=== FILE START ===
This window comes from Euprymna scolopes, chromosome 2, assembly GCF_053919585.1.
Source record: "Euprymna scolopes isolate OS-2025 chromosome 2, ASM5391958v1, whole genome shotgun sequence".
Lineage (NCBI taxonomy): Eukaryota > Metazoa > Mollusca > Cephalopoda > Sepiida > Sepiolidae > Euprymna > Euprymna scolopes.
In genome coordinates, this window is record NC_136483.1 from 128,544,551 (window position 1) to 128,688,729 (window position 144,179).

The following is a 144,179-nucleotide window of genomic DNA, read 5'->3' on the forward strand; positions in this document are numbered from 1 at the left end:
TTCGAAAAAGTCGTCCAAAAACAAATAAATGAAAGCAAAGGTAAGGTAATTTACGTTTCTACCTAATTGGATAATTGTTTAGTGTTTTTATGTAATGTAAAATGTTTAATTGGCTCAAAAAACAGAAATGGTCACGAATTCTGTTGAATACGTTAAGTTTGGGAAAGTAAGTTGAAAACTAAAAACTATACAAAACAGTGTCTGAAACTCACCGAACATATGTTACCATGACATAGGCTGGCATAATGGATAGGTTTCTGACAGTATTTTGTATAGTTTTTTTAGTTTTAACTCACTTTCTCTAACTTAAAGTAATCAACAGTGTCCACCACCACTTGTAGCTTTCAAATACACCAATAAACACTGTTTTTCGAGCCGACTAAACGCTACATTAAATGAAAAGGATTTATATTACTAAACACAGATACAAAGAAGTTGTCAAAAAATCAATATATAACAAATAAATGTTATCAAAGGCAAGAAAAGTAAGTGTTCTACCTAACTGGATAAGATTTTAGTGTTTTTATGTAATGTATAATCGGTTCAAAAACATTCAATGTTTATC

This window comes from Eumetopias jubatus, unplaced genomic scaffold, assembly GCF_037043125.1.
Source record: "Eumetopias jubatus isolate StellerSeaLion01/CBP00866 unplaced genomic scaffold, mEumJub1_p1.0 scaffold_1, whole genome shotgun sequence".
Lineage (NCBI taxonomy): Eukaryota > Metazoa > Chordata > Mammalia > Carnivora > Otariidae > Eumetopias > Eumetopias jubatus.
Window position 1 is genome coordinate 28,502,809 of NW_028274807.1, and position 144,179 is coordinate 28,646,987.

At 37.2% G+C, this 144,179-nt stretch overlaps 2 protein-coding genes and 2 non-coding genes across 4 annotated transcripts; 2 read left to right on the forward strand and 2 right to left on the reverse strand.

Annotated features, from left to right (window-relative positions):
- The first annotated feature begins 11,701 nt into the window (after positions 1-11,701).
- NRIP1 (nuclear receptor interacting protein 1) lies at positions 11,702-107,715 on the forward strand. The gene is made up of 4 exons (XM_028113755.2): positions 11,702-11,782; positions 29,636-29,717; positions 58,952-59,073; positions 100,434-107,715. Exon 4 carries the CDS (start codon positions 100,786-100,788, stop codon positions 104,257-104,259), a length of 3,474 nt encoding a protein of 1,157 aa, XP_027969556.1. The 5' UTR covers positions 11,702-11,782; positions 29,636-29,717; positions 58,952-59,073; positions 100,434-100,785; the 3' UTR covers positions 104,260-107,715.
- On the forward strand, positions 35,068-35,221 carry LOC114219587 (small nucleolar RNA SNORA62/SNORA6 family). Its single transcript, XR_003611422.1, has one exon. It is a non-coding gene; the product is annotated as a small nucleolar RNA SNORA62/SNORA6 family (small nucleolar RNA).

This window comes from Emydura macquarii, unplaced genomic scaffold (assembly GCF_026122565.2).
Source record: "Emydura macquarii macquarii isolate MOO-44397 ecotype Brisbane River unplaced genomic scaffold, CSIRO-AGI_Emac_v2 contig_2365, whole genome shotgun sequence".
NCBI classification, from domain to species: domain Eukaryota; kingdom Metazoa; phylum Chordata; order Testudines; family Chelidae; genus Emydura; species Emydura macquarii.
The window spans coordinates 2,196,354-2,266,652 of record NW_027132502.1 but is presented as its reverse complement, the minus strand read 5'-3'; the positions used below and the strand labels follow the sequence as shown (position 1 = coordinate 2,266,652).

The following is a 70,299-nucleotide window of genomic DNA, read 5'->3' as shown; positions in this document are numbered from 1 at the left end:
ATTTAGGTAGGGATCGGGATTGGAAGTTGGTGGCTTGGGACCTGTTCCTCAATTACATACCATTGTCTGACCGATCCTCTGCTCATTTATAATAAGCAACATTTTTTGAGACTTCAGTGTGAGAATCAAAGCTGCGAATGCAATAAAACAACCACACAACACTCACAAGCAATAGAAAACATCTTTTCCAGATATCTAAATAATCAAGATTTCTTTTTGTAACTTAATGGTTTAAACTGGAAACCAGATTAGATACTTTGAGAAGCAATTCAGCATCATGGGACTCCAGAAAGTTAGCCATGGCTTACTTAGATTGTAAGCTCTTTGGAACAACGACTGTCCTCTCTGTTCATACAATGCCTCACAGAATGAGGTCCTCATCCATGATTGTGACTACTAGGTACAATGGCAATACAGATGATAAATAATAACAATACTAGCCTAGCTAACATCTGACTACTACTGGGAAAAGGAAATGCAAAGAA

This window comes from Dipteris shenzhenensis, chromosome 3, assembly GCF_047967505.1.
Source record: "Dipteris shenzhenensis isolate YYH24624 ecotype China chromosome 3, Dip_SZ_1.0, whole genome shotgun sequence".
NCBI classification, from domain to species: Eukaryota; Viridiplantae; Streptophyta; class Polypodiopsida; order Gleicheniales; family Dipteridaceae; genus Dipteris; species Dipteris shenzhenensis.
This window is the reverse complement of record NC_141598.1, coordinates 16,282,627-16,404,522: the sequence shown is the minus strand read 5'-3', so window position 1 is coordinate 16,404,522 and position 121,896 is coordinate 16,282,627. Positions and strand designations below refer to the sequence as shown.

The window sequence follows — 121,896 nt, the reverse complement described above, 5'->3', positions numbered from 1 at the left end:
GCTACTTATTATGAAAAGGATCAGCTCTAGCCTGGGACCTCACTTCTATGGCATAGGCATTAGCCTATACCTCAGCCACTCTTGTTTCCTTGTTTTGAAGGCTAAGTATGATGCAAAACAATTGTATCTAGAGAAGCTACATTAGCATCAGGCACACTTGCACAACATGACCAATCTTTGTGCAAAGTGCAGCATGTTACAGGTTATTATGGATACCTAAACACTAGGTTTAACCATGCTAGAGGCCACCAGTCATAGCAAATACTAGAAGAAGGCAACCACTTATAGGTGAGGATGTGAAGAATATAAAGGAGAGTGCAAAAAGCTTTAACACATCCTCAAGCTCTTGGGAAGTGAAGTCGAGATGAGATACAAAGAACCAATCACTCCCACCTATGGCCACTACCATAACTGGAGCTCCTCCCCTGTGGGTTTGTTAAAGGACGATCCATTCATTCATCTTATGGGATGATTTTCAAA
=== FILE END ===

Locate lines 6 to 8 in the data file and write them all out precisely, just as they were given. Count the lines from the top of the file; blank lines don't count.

TTCGAAAAAGTCGTCCAAAAACAAATAAATGAAAGCAAAGGTAAGGTAATTTACGTTTCTACCTAATTGGATAATTGTTTAGTGTTTTTATGTAATGTAAAATGTTTAATTGGCTCAAAAAACAGAAATGGTCACGAATTCTGTTGAATACGTTAAGTTTGGGAAAGTAAGTTGAAAACTAAAAACTATACAAAACAGTGTCTGAAACTCACCGAACATATGTTACCATGACATAGGCTGGCATAATGGATAGGTTTCTGACAGTATTTTGTATAGTTTTTTTAGTTTTAACTCACTTTCTCTAACTTAAAGTAATCAACAGTGTCCACCACCACTTGTAGCTTTCAAATACACCAATAAACACTGTTTTTCGAGCCGACTAAACGCTACATTAAATGAAAAGGATTTATATTACTAAACACAGATACAAAGAAGTTGTCAAAAAATCAATATATAACAAATAAATGTTATCAAAGGCAAGAAAAGTAAGTGTTCTACCTAACTGGATAAGATTTTAGTGTTTTTATGTAATGTATAATCGGTTCAAAAACATTCAATGTTTATC

This window comes from Eumetopias jubatus, unplaced genomic scaffold, assembly GCF_037043125.1.
Source record: "Eumetopias jubatus isolate StellerSeaLion01/CBP00866 unplaced genomic scaffold, mEumJub1_p1.0 scaffold_1, whole genome shotgun sequence".